Tirukkural – On virtue

Tiruvalluvar – the composer of the Tirukkural

மனத்துக்கண் மாசிலன் ஆதல் அனைத்தறன்
ஆகுல நீர பிற. 

Manaththukkan Maasilan Aadhal Anaiththu
AranAakula Neera Pira (34)

A mind free of impurity, is the basis of all virtue. Everything else is empty show.

यत् कृतं शुद्धमनसा स धर्म इति कथ्यते ।
हच्छुद्धिरहितं कर्म केवलाडम्बरार्थकम् ॥ (३४)

मन का होना मल रहित, इतना ही है धर्म ।
बाकी सब केवल रहे, ठाट-बाट के कर्म ॥ (३४)

ಮನದಲ್ಲಿ ನಿರ್ಮಲನಾದರೆ ಅದೇ ಧರ್ಮ ; ಮತ್ತೆಲ್ಲವೂ ಬರಿಯ ಆಡಂಬರ. (೩೪)

Den Essenden lässt der Regen Nahrung wachsen und ist ihnen Wasser zugleich.

I was reminded of the story of Kanaka Dasa, a renowned Carnatic philosopher and poet who lived in the 16th century. Since he was from a lower cast, Kanaka Dasa was denied entry into Sri Krishna’s temple in Udupi. Undettered, Kanaka Dasa camped behind the temple and prayed to his beloved Krishna. The kirthanas (songs) that he composed during this period are still sung today. Legend has it that his devotion was so intense, his heart was so pure, that the deity of Sri Krishna turned around to face west (deities in Hindu temples traditionally face east), and Kanaka Dasa was able to have a darshana of his Lord through cracks in the temple walls. The deity still stands this way today.

Virtue and devotion are from the heart. All the other outer rituals, bhajans and charity are of no use if the heart is not pure, and the intent is not right. Tiruvalluvar puts this beautifully in the Kural above.

This Kural is also relevant in a work context. Efforts put in with a pure mind, and with intense passion and devotion to the task at hand, yield the best results. Appearing busy, but not doing your work with dedication, is of no consequence, both to the task, and to your development.

அறத்தாறு இதுவென வேண்டா சிவிகை
பொறுத்தானோடு ஊர்ந்தான் இடை. 

Araththaaru Ithuvena Ventaa Sivikai
Poruththaanotu Oorndhaan Itai (37)

The fruits of dharma are evident in the difference between a palanquin’s rider and the ones who carry it.

शिबिकावाहकं हष्टवा तत्रत्यञ्च समक्षत: ।
धर्मप्रभावे सुज्ञेये कुत: शास्त्रं कुत: श्रुति: ॥ (३७)

धर्म-कर्म के सुफल का, क्या चाहिये प्रमाण ।
शिविकारूढ़, कहार के, अंतर से तू जान ॥ (३७)

ನೀರಿನಿಂದಲೇ ಲೋಕಾಚಾರ ಎಲ್ಲ; ಮಳೆ ಬಾರದಿದ್ದರೆ, ಒಳ್ಳೆಯ ಆಚಾರ ನಡವಳಿಕೆಗಳೂ ನೆಲೆಯಾಗಿ ನಿಲ್ಲುವುದಿಲ್ಲ. (೨೦)

Die Früchte des dharma brauchen nicht beschrieben zu werden; sie zeigen sich beim bloßen Anblick des Sänftenträgers und des Insassen.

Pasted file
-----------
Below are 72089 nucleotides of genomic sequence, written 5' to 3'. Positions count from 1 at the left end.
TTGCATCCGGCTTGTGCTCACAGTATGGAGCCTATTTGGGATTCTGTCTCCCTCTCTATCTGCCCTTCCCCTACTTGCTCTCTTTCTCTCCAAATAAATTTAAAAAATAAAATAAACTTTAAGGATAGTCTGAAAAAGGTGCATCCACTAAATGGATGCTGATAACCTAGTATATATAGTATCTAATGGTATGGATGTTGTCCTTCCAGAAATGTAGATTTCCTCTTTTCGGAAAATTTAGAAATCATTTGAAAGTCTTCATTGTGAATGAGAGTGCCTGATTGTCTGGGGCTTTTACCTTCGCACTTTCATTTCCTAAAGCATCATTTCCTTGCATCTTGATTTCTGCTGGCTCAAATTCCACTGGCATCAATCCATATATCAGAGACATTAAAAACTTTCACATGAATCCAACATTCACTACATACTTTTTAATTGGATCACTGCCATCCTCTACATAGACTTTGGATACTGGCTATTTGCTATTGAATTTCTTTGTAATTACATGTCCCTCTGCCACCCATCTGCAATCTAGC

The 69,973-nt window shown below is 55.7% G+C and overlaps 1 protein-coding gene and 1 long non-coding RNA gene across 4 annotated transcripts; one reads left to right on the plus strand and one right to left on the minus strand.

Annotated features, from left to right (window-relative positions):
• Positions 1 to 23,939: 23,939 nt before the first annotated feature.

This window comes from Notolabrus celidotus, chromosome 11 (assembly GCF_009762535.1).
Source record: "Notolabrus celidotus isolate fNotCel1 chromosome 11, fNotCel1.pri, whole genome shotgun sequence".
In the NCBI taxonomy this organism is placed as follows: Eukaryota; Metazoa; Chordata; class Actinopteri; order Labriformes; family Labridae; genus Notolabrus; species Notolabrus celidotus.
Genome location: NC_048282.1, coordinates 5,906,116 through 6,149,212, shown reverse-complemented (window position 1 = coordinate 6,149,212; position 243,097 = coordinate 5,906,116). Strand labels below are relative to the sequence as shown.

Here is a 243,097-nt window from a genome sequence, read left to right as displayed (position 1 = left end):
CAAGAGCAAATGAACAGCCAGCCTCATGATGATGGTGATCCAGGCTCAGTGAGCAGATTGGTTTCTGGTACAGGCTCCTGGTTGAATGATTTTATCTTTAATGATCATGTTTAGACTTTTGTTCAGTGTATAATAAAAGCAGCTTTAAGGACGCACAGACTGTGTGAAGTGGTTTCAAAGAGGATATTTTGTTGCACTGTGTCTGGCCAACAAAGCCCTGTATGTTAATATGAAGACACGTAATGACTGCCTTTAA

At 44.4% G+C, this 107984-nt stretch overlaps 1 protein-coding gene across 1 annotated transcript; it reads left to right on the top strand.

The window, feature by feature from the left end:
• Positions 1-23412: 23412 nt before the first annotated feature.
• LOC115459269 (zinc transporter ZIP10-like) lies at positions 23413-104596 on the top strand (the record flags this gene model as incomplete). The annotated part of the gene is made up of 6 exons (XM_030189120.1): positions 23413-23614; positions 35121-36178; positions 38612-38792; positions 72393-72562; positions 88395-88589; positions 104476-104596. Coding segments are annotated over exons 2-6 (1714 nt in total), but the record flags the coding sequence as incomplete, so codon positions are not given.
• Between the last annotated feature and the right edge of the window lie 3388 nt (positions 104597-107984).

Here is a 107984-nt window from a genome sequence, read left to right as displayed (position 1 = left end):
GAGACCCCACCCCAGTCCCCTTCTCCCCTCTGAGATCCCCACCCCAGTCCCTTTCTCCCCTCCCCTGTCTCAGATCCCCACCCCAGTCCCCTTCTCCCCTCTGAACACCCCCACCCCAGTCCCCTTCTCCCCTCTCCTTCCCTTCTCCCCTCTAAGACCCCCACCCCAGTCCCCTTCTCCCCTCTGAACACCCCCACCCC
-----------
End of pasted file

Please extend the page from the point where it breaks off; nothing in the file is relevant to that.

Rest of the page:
I read this Kural on two levels. One – with the reference to karma. The second – with the reference to one’s spiritual progress.

Cause and effect – forms a major part of Indian religious thought. What we do today accumulates an effect, which may be felt today, tomorrow, next year, or even in our next births.

It is believed that those who are virtuous, accumulate enough goodness that result in their present prosperity, and likewise, bad deeds done earlier lead one to a life of struggle in this birth.

However, another way of approaching this is Kural is to think of it as a reminder that the way of dharma is the same regardless of your social standing or your level of prosperity. It is the same for a rich man and a poor man. The path towards righteousness is essentially the same for both.

Your present circumstances may be a consequence of your own doing, some of it in your previous births, but that does not preclude you from moving towards moksha in this birth. You just have to work harder towards it, with honest effort and a pure mind, and you have the potential to raise your spiritual awareness to a higher level. Later in the Tirukkual, Valluvar describes human effort and stresses on the fact that while having lower intellectual capabilities is not your fault, not putting in your best efforts certainly is. And so, the learning here is that we all have the ability to rise above our present circumstances, if we stop thinking about why we are this way, and think more about what we can do in order to make it better. The power of positive thinking!